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Sunday 29 May 2016

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Google's tax deal with Government 'not a glorious moment', admits Sajid Javid

Published 31/01/2016

Google will pay £130 million in back taxes covering the last decade
Google will pay £130 million in back taxes covering the last decade

The tax settlement between Google and the Government "wasn't a glorious moment", the Business Secretary has admitted.

The Government came to an agreement with the internet giant which will see £130 million paid in back taxes covering the last decade.

And while George Osborne initially labelled the deal a "major success", Sajid Javid told the BBC's Andrew Marr Show that he shares the feeling of many people that there is a sense of "injustice" with the deal.

The Business Secretary said: "It wasn't a glorious moment, when people look at these issues, but it is important, I think, to talk about also what the Government is doing."

Mr Javid was asked if he agrees it is unfair that a large corporation like Google can speak directly with the Government and HMRC about its tax affairs while small and medium businesses don't have that option available to them.

"I speak with thousands of companies, small and medium sized as well as of course large companies, and there is a sense of injustice with what they see," he said.

"They do look at this and they say 'look, I don't operate all these multiple jurisdictions around the world, I can't shift profits around, what about me, where's the level playing field?' and I share that sense and the sort of sense of unfairness that exists."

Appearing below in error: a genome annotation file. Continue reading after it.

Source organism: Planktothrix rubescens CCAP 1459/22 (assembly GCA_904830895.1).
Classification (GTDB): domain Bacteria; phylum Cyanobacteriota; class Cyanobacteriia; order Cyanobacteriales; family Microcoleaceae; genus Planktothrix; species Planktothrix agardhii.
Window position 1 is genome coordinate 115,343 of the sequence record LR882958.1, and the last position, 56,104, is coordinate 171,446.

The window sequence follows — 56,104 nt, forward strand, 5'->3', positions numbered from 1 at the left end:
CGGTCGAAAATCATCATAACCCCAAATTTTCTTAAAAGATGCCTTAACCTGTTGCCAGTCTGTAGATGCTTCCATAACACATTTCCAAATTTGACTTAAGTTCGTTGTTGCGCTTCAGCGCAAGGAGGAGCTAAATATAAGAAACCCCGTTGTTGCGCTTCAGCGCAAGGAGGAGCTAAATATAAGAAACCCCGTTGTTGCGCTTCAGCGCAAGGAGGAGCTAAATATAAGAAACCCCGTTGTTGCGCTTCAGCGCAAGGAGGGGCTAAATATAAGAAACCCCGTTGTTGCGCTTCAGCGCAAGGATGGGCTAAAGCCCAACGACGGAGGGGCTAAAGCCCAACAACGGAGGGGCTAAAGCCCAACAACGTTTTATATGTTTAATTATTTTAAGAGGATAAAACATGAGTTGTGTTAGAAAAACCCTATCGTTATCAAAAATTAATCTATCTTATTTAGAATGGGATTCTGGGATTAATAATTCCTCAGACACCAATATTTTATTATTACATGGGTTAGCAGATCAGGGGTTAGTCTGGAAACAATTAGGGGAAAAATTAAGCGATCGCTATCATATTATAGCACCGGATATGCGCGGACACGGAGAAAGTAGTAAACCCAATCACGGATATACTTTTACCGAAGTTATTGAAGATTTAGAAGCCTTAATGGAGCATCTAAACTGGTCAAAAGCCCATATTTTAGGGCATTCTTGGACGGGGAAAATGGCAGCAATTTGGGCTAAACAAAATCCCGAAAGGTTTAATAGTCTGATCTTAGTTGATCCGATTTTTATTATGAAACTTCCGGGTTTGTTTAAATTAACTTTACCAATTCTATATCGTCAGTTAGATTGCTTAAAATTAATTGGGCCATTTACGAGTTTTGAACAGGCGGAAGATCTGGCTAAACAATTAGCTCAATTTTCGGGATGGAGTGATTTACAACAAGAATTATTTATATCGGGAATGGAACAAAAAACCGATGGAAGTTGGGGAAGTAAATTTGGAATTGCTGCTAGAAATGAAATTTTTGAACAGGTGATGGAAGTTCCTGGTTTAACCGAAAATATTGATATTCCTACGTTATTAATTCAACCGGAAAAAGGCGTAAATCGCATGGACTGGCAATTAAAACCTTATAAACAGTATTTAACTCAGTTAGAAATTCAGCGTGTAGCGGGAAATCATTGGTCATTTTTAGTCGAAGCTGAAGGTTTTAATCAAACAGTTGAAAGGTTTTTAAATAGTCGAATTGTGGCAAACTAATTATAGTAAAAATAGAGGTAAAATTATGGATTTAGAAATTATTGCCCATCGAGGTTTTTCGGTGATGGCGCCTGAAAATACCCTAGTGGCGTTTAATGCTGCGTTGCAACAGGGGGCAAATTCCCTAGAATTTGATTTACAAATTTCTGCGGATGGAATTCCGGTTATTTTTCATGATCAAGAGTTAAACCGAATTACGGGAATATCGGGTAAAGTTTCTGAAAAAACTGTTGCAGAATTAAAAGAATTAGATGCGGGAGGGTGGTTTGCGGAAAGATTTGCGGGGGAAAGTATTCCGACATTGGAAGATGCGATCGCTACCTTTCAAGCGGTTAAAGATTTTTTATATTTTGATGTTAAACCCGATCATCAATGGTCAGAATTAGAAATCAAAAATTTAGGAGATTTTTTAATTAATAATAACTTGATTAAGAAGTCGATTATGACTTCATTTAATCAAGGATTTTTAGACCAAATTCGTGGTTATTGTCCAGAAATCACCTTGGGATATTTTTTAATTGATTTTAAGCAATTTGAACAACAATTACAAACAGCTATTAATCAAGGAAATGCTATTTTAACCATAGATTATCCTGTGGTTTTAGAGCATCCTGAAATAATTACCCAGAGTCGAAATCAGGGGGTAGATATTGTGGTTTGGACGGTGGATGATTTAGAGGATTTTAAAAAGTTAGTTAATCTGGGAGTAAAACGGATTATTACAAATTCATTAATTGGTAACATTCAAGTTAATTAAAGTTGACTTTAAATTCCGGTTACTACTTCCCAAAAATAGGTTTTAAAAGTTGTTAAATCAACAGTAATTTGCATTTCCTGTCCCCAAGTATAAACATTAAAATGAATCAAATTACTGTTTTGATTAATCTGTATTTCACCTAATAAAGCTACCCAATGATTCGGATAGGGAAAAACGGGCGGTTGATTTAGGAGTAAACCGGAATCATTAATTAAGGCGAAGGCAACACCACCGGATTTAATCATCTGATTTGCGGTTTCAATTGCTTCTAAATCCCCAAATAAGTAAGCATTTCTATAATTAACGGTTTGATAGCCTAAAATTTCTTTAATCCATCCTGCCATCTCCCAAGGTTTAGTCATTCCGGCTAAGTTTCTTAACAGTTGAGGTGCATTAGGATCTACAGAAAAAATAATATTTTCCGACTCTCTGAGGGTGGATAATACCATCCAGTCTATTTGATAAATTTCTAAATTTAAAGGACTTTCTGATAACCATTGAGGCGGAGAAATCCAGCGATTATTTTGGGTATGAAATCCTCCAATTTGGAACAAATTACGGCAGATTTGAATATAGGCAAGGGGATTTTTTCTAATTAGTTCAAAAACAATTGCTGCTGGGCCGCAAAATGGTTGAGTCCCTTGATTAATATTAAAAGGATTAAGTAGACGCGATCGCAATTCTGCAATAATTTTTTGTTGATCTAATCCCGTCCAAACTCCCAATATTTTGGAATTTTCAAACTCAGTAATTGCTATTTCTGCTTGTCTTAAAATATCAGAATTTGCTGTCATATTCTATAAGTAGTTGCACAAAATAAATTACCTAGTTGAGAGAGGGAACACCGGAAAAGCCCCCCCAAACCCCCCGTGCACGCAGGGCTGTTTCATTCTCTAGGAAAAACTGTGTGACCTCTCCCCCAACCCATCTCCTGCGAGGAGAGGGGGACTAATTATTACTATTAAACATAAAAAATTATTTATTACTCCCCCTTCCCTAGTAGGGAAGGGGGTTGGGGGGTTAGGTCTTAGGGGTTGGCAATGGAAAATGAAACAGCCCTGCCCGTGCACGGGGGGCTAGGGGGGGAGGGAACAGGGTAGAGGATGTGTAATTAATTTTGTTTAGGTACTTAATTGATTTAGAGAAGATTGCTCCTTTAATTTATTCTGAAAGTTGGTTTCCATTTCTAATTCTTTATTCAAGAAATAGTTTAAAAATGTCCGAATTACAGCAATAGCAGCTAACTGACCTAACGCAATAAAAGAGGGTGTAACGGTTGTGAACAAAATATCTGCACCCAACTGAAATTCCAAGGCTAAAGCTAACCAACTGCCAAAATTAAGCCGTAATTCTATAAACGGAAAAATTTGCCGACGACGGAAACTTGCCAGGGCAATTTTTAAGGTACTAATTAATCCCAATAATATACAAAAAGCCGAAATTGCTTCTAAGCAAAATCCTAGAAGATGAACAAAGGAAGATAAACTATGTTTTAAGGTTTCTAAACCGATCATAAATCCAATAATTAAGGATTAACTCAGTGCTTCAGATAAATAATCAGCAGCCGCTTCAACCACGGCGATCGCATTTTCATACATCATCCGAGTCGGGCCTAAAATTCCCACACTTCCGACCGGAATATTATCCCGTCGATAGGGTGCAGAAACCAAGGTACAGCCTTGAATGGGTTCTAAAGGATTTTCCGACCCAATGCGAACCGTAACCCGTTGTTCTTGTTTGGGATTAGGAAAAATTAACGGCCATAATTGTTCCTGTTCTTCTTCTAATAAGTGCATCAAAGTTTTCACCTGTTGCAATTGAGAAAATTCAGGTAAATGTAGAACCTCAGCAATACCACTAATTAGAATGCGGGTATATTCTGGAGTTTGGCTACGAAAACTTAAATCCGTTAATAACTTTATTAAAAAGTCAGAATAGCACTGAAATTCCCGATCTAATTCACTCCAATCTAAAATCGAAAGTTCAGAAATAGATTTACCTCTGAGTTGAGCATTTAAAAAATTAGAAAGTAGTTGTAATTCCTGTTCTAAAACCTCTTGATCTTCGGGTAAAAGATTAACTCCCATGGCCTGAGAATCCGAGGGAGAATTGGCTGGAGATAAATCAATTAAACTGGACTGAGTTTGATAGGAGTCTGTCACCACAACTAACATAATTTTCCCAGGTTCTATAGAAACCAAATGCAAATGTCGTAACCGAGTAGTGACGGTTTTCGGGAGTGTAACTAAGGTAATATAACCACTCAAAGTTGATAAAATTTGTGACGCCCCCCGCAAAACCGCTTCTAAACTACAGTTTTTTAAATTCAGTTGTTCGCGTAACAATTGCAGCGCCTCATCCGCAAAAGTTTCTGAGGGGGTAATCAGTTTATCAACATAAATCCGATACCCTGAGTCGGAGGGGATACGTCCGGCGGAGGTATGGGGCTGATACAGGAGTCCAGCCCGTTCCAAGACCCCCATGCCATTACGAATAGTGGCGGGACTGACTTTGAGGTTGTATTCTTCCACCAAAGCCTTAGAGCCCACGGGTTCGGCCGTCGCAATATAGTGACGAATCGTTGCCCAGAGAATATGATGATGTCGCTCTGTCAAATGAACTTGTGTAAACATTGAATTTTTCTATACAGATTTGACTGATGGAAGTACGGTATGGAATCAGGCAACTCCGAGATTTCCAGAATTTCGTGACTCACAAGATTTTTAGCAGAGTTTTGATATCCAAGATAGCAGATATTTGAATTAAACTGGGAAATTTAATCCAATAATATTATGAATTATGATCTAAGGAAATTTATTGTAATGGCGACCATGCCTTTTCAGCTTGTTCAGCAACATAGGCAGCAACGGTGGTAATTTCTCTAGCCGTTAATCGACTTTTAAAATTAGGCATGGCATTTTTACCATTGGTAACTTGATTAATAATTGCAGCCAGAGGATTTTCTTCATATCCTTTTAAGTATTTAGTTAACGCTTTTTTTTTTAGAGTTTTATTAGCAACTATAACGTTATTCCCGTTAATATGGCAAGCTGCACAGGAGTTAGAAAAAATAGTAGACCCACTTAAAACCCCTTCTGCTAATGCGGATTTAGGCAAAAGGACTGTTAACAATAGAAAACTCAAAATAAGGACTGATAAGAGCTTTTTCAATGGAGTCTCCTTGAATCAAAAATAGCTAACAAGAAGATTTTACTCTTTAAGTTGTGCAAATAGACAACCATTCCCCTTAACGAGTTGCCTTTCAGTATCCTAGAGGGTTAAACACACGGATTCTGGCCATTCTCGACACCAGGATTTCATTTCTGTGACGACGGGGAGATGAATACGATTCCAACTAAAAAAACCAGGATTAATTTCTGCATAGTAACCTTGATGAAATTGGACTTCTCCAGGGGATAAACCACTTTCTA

The agreement between Google and HMRC has sparked a fierce political row, with critics labelling it a "sweetheart deal".

Meanwhile, the settlement could be investigated by the European Commission following complaints from the SNP and Labour.

However, Mr Javid insisted the deal was a success.

"The way in which it was a success is that it helps to change behaviour," he said.

"It is absolutely clear to me, I think when other companies, other large companies, they look at this and they see that HMRC no matter how long it takes - I think this particular investigation if I am not mistaken took five or six years - that HMRC will not give up, they will come after you if they feel you are not paying your fair share in taxes."

Google's vice president of communications and public affairs, Peter Barron, also appeared on the Andrew Marr Show and defended the settlement.

"In the UK we pay corporation tax at 20%, there is no sweetheart deal, it is absolutely the same corporation tax rate as everybody else," he said.

Mr Barron was asked if he believes Google lives up to its corporate motto: "Don't be evil."

He said: "I think we do, absolutely. In everything that we do across the business we always try to do the right thing."

Responding to a report in The Observer that Google will tomorrow announce £30 billion of profits held in the tax haven of Bermuda, Mr Barron said the arrangement has no impact on the amount of tax it pays in the UK.

He said: "It's very, very important to make it clear that the Bermuda arrangement has absolutely no bearing on the amount of tax that we pay in the UK. No bearing whatsoever."

When asked how much of the £30 billion may have come from the UK, he said: "I don't know the answer, I haven't got the answer to my fingertips, except I would say that about 10% of global revenues come from the UK."

Meanwhile, Mr Javid rejected the accusation that the UK Government is defending the island's tax haven status from EU attack.

"I don't think that's the case at all," he said.

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